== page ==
But anyway, back to the question at hand - squat or tall?
I'm going to have to go with squat. But not any ordinary squat. A magnificent sort of squat.
Like this example seen at Sequoia National Park.
Okay, to be fair, this particular redhead is pretty tall too. She and her sisters can reach 311 feet. That might be why they call them Sequoiadendron giganteum or Giant Sequoias. But they are really big trees in more ways than one - they pack a lot of weight on them! The tallest of them, the General Sherman Tree, weighs 2.7 million pounds and is over 100 feet wide. And of course, they're a lovely shade of red.
The Giant Sequoias have some cousins, known as the Sequoia sempervirens, or Californian Redwoods, who can get up to 378 feet tall. They have that lean, long look about them (along with that same fabulous auburn coloring), but they aren't nearly as impressive. Don't get me wrong, they're still pretty darn impressive, but when you encounter something as massive as a Giant Sequoia, you pretty much have to concede that squat trumps tall. Which means I can happily order another salted caramel mocha from Starbucks (venti, please), let it settle on my hips and embrace my squatness. Take that, Rockettes.
Anyway, here are some more random pictures and thoughts from our time at Sequoia National Park.
Sometimes, you just have to do something super cheesy, like drive your vehicle through a tunnel in a tree. I wonder what would happen if you happen to scrape your car up as you drove through. How would you explain that to your insurance company? "You see, I was driving through a giant tree and now I have this dent in my door." I think they might assume you ate one too many magic mushrooms, hallucinated the whole giant tree thing and hang up on you.
Of course, it isn't all about trees at Sequoia National Park. We did this amazing hike up to Moro Rock. If you're afraid of heights like me, you'll love this walk. You climb up a steep 1/4 mile staircase 300' to the top of a granite dome where you have amazing views of the mountains. And the best part is that there are railings everywhere, so you can't accidentally stumble, fall off of the dome and plummet to your death. Of course, a giant bird of prey could still fly down, grab you in his talons and drop you over the edge, but I guess you have to take some chances in life.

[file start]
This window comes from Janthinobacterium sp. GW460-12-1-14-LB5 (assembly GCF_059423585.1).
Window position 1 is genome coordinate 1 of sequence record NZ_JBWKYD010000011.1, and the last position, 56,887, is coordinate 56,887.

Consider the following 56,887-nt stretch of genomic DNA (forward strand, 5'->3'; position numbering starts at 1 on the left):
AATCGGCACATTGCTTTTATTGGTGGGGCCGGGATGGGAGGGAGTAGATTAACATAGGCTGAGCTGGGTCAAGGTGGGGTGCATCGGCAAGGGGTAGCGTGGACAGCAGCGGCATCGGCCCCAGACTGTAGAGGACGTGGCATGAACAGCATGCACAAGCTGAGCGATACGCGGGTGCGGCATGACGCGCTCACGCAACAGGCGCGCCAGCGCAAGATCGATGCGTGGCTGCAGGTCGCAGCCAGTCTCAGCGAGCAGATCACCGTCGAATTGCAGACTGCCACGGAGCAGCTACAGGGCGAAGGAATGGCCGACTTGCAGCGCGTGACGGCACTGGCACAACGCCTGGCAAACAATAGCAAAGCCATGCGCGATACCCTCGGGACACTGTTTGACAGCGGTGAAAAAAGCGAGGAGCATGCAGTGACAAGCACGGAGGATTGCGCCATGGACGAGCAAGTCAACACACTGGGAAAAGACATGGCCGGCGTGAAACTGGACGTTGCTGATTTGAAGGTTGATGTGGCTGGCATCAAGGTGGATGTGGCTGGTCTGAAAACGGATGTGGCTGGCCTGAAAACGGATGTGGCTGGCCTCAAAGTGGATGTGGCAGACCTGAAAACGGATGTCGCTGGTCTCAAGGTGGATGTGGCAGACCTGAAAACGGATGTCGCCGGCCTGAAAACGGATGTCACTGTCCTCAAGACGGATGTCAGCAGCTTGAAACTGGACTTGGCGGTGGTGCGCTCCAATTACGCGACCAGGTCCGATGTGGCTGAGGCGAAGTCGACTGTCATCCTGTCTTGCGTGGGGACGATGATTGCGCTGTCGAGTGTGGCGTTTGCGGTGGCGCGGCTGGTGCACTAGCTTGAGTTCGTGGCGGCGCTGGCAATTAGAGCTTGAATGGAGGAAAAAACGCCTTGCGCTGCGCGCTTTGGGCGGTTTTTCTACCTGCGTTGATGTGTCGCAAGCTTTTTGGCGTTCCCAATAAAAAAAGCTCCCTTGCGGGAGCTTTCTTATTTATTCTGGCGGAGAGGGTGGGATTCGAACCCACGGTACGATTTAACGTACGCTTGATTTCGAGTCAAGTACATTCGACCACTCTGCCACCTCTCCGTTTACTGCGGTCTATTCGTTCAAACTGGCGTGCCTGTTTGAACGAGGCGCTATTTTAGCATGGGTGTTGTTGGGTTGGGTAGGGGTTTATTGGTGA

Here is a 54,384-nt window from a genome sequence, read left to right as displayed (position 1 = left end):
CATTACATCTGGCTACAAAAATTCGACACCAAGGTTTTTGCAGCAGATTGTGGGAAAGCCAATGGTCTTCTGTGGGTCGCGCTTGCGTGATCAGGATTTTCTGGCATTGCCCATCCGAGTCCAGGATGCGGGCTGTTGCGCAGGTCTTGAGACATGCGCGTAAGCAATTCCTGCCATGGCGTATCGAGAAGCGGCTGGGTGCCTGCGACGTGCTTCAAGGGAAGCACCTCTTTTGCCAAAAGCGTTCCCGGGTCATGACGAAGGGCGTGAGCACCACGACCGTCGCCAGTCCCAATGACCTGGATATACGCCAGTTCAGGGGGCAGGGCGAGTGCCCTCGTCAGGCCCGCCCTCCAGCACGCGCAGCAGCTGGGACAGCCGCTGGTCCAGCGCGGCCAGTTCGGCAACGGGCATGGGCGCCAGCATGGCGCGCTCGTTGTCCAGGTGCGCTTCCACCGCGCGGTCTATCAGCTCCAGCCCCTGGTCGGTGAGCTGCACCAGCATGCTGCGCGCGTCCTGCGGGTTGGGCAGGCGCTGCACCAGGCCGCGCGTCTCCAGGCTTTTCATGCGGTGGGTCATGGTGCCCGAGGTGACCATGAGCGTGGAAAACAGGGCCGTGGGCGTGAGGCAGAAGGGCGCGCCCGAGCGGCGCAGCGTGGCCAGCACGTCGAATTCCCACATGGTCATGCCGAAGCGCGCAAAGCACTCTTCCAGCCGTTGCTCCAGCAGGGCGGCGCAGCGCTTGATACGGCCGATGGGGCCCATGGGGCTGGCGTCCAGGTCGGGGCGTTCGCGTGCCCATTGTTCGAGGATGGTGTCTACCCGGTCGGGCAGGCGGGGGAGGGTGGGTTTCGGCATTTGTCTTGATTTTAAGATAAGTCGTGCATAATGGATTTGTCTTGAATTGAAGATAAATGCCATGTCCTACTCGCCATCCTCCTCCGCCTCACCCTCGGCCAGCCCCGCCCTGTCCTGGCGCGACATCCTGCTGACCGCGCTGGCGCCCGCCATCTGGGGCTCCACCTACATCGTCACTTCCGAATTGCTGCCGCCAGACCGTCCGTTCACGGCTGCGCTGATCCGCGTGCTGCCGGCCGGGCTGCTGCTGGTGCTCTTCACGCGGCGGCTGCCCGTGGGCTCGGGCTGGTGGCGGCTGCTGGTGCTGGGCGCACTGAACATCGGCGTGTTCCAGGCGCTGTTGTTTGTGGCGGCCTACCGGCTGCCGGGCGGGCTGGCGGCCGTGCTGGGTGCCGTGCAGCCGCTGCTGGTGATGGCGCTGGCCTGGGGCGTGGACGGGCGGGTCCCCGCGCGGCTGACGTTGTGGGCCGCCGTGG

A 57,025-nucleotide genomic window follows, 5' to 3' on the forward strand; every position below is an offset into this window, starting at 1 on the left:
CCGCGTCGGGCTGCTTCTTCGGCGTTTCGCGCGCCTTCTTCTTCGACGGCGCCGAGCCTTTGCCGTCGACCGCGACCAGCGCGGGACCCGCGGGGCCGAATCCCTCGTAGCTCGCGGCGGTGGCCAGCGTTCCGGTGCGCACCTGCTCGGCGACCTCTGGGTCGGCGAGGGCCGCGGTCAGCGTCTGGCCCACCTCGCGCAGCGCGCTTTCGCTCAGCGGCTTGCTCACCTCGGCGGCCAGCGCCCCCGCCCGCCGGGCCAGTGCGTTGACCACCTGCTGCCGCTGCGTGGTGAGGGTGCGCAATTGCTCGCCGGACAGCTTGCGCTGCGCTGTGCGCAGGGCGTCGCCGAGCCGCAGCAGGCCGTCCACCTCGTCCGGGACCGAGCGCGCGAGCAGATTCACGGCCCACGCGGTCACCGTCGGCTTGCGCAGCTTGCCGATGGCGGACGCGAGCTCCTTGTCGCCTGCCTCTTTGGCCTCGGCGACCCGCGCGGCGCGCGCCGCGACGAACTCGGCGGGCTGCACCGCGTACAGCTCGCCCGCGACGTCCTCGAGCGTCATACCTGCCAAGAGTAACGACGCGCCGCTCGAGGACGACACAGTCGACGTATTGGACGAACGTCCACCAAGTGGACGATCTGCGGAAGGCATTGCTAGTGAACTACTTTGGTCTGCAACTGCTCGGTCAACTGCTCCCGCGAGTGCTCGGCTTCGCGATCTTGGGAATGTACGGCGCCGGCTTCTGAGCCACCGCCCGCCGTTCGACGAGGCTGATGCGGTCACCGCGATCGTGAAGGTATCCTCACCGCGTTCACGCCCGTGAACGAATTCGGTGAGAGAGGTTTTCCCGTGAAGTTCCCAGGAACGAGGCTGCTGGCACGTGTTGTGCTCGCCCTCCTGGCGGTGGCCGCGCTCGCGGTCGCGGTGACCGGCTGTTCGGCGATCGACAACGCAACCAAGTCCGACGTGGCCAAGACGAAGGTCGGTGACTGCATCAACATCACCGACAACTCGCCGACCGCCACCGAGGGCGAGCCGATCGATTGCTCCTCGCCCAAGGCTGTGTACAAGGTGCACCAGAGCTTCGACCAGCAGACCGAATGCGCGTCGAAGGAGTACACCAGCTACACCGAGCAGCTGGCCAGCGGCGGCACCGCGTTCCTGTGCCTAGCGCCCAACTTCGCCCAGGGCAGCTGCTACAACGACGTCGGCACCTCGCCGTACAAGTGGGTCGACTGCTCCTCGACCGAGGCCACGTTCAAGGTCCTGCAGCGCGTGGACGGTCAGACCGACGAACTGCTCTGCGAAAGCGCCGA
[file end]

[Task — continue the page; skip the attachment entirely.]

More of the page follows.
If you're into politics and trees, you can always go for a walk on The Congress Trail. For some strange reason, they've named different trees after the House, the Senate and the President. I'm sure there is some irony to be found here. These are the Senate group of trees. A bunch of old trees which are still standing, despite Mother Nature trying to burn them down in the past.
This picture has nothing to do with Sequoia National Park, except for the fact that we saw it on our way there. I can't quite figure it out. One theory is that some sort of giant, alien, blue pig fell down from outer space and landed on this pick-up truck. Try explaining that one to your insurance company. "I need to file a claim because a giant blue pig fell down from outer space and crushed my brand new pick-up truck." I'm pretty sure the insurance agent who answered the phone would hang up on you. However, as we all know, the NSA listen in on calls on a routine basis. Their ears would perk right up the minute you mention the giant, alien blue pigs, because they've been trying to keep their existence secret from the American population for years now. If I were you, I would drive your hybrid pig pick-up truck as fast as you can, head to the hills and start hiding because the Feds are coming for you.
And, I'll leave you with one last shot from the trail up to Moro Rock. It will help you forget all about the freaky, blue pig.
We drove through trees and climbed up rocks in Sequoia National Park on Saturday, 25 October 2014.